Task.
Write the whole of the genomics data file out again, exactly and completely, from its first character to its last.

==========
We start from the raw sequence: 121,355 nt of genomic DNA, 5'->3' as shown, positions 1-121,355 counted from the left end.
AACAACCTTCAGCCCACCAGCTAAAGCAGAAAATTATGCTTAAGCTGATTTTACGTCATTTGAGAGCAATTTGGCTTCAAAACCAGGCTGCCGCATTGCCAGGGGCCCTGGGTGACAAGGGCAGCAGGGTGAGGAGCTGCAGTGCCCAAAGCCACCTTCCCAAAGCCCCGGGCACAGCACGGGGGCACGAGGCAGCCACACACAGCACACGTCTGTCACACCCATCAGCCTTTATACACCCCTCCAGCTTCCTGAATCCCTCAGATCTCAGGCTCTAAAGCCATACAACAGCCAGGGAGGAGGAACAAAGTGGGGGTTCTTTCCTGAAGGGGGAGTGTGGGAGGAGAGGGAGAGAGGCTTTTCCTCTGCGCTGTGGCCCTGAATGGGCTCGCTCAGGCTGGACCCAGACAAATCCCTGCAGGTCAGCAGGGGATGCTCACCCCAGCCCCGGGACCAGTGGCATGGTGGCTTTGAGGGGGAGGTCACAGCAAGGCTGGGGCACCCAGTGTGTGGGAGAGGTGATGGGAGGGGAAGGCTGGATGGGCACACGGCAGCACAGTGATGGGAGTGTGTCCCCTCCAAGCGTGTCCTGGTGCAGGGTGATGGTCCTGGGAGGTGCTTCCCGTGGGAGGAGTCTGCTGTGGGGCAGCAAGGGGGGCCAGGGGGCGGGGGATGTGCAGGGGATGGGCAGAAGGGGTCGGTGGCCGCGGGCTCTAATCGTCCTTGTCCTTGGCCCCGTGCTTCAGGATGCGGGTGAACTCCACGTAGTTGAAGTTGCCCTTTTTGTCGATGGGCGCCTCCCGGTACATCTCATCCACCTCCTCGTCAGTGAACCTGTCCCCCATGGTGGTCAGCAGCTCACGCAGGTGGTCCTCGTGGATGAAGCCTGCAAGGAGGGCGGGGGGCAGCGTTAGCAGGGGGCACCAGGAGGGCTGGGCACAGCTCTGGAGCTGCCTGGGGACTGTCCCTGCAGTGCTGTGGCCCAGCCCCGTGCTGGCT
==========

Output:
We start from the raw sequence: 121,355 nt of genomic DNA, 5'->3' as shown, positions 1-121,355 counted from the left end.
AACAACCTTCAGCCCACCAGCTAAAGCAGAAAATTATGCTTAAGCTGATTTTACGTCATTTGAGAGCAATTTGGCTTCAAAACCAGGCTGCCGCATTGCCAGGGGCCCTGGGTGACAAGGGCAGCAGGGTGAGGAGCTGCAGTGCCCAAAGCCACCTTCCCAAAGCCCCGGGCACAGCACGGGGGCACGAGGCAGCCACACACAGCACACGTCTGTCACACCCATCAGCCTTTATACACCCCTCCAGCTTCCTGAATCCCTCAGATCTCAGGCTCTAAAGCCATACAACAGCCAGGGAGGAGGAACAAAGTGGGGGTTCTTTCCTGAAGGGGGAGTGTGGGAGGAGAGGGAGAGAGGCTTTTCCTCTGCGCTGTGGCCCTGAATGGGCTCGCTCAGGCTGGACCCAGACAAATCCCTGCAGGTCAGCAGGGGATGCTCACCCCAGCCCCGGGACCAGTGGCATGGTGGCTTTGAGGGGGAGGTCACAGCAAGGCTGGGGCACCCAGTGTGTGGGAGAGGTGATGGGAGGGGAAGGCTGGATGGGCACACGGCAGCACAGTGATGGGAGTGTGTCCCCTCCAAGCGTGTCCTGGTGCAGGGTGATGGTCCTGGGAGGTGCTTCCCGTGGGAGGAGTCTGCTGTGGGGCAGCAAGGGGGGCCAGGGGGCGGGGGATGTGCAGGGGATGGGCAGAAGGGGTCGGTGGCCGCGGGCTCTAATCGTCCTTGTCCTTGGCCCCGTGCTTCAGGATGCGGGTGAACTCCACGTAGTTGAAGTTGCCCTTTTTGTCGATGGGCGCCTCCCGGTACATCTCATCCACCTCCTCGTCAGTGAACCTGTCCCCCATGGTGGTCAGCAGCTCACGCAGGTGGTCCTCGTGGATGAAGCCTGCAAGGAGGGCGGGGGGCAGCGTTAGCAGGGGGCACCAGGAGGGCTGGGCACAGCTCTGGAGCTGCCTGGGGACTGTCCCTGCAGTGCTGTGGCCCAGCCCCGTGCTGGCT